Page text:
You can also use the Downloads button in the navigation bar to download current and prior versions of the uploaded manuscript. 

Note that some PDFs of Word files may contain conversion errors. If you suspect a conversion error, refer to the Word file.

You can return to your assignments at any time by clicking Your Manuscripts at the top of the window.

Submitting Your Review

The Review card asks you to provide the following information: 

  • Recommend a decision.
  • Declare any potential competing interests.
  • If you wish for your identity to be revealed to the authors, include your name. PLOS encourages transparency in the review process. 
  • Include comments for the authors. For research articles, comment on the quality of the statistical analysis and whether the manuscript adheres to standards for data availability. For magazine articles, comment on the quality of any unpublished data that is included and whether it supports the conclusions. 
  • Include additional confidential comments for the editor, such as concerns about dual publication, research ethics, or publication ethics.
  • If the manuscript is not suitable for publication in PLOS Biology, comment on whether it might be suitable for publication in another PLOS journal (specify which journal), and indicate whether you would be willing to continue there as a reviewer.
Read the full reviewer guidelines for information about what to assess when you are reviewing for PLOS Biology.

When you have completed your review, click the green Submit this Report button at the bottom of the Review card. This will send your review to the journal office. 

More information about completing your review

Do I need to submit my review all at once?
The system will save your review as you work. You can navigate away from an un-submitted review and resume your work at a later date, but please remember to submit your final comments by the designated due date.

Can I upload my review as an attachment?
Please enter all comments in the text boxes provided. If you have any supporting documents to include with your review, you may upload them to the card.

Can a postdoctoral researcher or someone else help me with the review?
Yes. If you received assistance with your review, explicitly state this in the Review card as part of your confidential comments to the editor. Be sure to include the name of the person who assisted with the review.

Who will see my review?
Editors and PLOS staff will be able to view your review comments in the completed Review card. Authors and any other reviewers on the manuscript will see via the decision letter only the comments you enter regarding the manuscript’s overall suitability for PLOS Biology, the quality of the statistical analysis, and whether it adheres to standards for data availability.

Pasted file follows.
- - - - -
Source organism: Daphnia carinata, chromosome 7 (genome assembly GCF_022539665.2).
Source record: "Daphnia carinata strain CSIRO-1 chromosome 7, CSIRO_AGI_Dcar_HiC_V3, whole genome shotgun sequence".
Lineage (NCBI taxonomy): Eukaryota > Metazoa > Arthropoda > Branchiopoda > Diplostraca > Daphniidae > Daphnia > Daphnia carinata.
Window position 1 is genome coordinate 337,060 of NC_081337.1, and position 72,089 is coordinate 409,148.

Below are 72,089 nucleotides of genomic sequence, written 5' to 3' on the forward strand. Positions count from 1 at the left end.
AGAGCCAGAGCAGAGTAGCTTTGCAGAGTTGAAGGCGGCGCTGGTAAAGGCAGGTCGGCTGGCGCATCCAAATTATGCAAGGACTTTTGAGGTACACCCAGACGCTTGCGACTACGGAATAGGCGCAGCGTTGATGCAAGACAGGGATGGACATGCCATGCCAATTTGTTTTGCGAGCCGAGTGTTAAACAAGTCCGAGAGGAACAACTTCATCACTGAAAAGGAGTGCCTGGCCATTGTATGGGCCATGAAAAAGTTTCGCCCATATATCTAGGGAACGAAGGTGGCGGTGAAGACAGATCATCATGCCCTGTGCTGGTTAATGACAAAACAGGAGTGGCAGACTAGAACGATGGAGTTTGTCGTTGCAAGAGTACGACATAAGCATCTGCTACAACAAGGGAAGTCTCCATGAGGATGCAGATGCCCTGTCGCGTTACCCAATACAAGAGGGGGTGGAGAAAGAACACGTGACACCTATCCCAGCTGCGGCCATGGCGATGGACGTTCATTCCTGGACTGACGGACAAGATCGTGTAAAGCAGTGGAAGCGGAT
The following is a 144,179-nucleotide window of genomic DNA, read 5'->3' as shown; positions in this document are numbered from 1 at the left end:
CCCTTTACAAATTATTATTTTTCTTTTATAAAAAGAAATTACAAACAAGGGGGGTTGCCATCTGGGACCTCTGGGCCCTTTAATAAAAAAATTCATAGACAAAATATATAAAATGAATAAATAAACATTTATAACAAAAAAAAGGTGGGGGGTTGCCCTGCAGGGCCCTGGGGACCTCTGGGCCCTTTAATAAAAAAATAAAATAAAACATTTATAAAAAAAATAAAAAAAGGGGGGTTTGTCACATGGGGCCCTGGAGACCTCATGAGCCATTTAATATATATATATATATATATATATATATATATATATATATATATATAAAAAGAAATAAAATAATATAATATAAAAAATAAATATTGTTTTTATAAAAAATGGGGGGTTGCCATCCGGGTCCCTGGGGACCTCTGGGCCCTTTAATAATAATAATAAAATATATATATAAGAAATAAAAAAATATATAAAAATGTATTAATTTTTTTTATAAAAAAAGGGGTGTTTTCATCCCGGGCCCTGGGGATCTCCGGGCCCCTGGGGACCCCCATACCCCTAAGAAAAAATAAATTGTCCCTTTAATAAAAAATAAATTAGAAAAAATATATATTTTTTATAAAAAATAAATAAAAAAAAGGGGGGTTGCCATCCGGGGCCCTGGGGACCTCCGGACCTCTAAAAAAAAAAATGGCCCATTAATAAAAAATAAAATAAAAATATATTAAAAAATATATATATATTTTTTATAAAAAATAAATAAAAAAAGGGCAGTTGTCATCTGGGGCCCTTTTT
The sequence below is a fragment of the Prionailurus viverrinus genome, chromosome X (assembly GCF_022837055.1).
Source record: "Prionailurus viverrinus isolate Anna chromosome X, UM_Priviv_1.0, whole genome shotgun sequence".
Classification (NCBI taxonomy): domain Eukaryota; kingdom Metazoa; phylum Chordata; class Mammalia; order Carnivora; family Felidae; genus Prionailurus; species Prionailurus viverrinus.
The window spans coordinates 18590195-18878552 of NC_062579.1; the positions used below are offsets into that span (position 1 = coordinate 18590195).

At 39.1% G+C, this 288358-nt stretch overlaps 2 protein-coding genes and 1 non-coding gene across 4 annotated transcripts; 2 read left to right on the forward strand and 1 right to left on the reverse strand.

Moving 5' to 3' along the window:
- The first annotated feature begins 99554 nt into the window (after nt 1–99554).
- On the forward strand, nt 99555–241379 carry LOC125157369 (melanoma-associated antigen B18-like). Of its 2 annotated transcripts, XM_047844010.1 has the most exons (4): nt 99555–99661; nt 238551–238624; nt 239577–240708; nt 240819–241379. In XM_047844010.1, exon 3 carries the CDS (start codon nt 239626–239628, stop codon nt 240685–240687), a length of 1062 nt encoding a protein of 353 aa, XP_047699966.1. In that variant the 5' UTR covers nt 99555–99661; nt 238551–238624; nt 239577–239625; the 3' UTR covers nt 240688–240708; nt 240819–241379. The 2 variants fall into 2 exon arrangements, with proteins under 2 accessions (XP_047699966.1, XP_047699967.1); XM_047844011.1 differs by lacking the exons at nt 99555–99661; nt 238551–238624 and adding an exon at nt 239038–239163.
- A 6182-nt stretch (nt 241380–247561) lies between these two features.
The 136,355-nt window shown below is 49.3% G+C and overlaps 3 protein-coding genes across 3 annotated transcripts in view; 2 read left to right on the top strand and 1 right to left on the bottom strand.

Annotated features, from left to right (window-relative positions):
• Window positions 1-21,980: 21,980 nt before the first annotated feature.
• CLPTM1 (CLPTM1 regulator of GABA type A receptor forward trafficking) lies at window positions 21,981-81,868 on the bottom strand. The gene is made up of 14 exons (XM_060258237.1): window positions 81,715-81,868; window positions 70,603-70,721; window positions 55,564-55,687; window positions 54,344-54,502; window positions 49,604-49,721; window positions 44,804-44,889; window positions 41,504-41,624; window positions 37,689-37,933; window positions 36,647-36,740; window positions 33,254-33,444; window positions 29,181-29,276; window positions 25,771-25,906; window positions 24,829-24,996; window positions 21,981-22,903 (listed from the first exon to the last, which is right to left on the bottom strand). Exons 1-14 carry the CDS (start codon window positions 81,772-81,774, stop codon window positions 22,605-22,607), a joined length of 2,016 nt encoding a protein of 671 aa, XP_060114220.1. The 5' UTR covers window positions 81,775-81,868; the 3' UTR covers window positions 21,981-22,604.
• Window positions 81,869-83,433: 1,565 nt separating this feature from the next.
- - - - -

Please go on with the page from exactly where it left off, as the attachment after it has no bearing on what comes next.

Will I be notified of the decision? 
When a decision is made, you will be notified by email. 

Reviewing a Revision

If you are invited to comment on a revised version of a manuscript you previously reviewed, you will receive another invitation by email. If you accept, you will receive a new Review card. The card will contain the same questions as for the previous version of the manuscript. You can view the report you previously submitted in the Review History section at the bottom of the card.

On the Response to Reviewers card, you can read the authors’ response to reviewers. Depending on how the authors’ response has been provided, you will be able to read the comments directly on the card or access them in a downloadable file. This card will also contain the prior decision letter(s) as well as a version of the authors’ revised manuscript with changes highlighted in the document. 

You can compare two versions of a DOC or DOCX manuscript file by using the Versions tool in the navigation bar above the manuscript. You can also compare information entered on the submission cards. 

Note that the versioning tool cannot be used to compare PDF to DOC/DOCX submissions. Also, if the previous manuscript was submitted as a PDF, figures and supporting information files will not be comparable on the Figures and Supporting Information cards. To view and compare these items, click the Downloads button to access the previous PDF.

  • Now Viewing refers to the current version of the manuscript or submission card
  • Compare With refers to the older version of the manuscript or submission card that you are comparing against the current version

The versions window will highlight all deleted text in red highlights and all new text in green. Click X to leave the tool.

Which version is which?

Version numbering starts at R0.0 for research articles, and is triggered when the author submits the initial submission.

R0 Initial submission of research article
R0.1 Manuscript submitted with additional information for the peer review process
R0.2, R0.3, R0.4, etc. When a full submission goes through the technical check process, the version number increases incrementally depending on how many times the submission is returned to the author to make any changes in preparation for peer review.
R1.0 Manuscript revised and resubmitted after receiving its first revise decision
R1.1, R1.2, etc. When a revised submission goes through the technical check process, the version number increases incrementally depending on how many times the revised submission is returned to the author to make any changes.